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Team TFS
Team TFS
hcpHere at Thermo Fisher Scientific our mission is to enable our customers to make the world healthier, cleaner and safer. Ultimately our aim is to help our customers accelerate life sciences research, solve complex analytical challenges, improve patient diagnostics, deliver medicines to market and increase laboratory productivity. Our mission is central to everything we do but despite this I remain surprised by all the little ways in which this mission can be realised.

This was the case when reading a recent application note detailing the Easy, fast and reproducible analysis of host cell protein (HCP) in monoclonal antibody preparations, which was generated in partnership with the National Institute for Bioprocessing Research and Training.

Biopharmaceutical drugs are produced by recombinant DNA-technology using a non-human host cell. Host cell proteins (HCPs) are process-related impurities, expressed by the host cell. The majority of these proteins are removed via various purification and polishing steps but some may still be present at very low concentrations in the final drug product, possibly interfering with the product activity and/or stability, and potentially compromising patient safety. For these reasons regulators such as the FDA and EMA, require that biopharmaceuticals must be analysed and purified to reduce HCPs to an acceptable level. This level varies and is determined on a case-by-case basis.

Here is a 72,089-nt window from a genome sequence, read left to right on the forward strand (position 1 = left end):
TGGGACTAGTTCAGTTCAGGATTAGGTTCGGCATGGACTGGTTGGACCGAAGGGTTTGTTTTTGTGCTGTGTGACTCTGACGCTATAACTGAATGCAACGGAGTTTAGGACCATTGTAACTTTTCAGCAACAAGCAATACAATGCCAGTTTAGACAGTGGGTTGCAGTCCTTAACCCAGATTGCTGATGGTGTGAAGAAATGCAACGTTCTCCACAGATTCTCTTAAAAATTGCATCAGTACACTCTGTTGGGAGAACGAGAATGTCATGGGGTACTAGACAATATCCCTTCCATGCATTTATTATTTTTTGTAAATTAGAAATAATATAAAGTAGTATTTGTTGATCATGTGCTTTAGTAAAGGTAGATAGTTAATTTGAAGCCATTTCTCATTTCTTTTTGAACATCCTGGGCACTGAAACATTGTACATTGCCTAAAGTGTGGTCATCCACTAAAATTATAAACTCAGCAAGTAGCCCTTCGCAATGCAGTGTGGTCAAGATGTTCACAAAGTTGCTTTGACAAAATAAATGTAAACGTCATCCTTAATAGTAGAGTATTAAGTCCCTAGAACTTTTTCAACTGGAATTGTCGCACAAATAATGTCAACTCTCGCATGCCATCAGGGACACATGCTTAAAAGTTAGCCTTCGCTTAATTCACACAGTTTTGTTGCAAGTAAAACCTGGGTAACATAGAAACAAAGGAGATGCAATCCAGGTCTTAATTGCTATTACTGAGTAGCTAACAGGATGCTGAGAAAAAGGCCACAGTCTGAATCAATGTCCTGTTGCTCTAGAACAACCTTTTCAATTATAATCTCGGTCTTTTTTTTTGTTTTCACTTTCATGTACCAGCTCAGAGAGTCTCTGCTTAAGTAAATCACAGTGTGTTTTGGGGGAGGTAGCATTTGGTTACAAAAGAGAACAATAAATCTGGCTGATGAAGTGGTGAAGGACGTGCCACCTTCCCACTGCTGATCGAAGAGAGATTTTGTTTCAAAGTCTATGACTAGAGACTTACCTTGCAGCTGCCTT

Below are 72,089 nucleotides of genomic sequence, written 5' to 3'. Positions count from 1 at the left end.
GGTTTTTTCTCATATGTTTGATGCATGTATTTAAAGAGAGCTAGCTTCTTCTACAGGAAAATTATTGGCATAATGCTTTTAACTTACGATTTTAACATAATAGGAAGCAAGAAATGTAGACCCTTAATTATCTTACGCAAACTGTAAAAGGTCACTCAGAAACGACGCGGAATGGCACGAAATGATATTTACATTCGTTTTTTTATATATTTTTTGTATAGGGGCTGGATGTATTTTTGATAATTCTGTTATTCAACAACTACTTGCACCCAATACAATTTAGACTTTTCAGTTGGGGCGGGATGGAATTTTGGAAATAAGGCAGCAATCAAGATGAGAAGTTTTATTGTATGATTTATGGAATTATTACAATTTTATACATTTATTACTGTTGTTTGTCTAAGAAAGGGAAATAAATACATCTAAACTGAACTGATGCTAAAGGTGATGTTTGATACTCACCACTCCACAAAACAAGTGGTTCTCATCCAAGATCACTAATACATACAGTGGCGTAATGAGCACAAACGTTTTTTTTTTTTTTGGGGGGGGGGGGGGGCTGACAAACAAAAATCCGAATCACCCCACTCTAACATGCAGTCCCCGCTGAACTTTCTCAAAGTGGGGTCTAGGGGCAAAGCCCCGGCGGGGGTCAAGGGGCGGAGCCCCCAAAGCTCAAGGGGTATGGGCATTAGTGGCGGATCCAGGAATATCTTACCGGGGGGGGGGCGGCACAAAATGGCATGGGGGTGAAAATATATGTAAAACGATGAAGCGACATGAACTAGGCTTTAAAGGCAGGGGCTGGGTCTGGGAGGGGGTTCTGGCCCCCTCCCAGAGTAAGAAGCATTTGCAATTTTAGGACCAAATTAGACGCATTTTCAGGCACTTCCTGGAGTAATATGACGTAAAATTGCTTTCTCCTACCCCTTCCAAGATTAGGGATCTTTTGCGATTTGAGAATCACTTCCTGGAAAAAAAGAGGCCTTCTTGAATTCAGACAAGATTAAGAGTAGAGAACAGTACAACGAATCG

Traditionally, process-specific enzyme linked immunosorbent assays (ELISAs) and protein gel blots have been the most popular method for HCP detection. Unfortunately both of these analytical techniques use a semi-quantitative approach that is targeting only a small set of expected proteins. This is bearing the risk of missing any unexpected or unknown protein that might still be present in the final drug product. In addition, these types of assays can be prone to underestimating the amount of HCPs.

LC-MS/MS based HCP analysis methods provide a powerful approach to facilitate both quantitative and qualitative analysis at the required levels of sensitivity.

Lean more in this recent application note:


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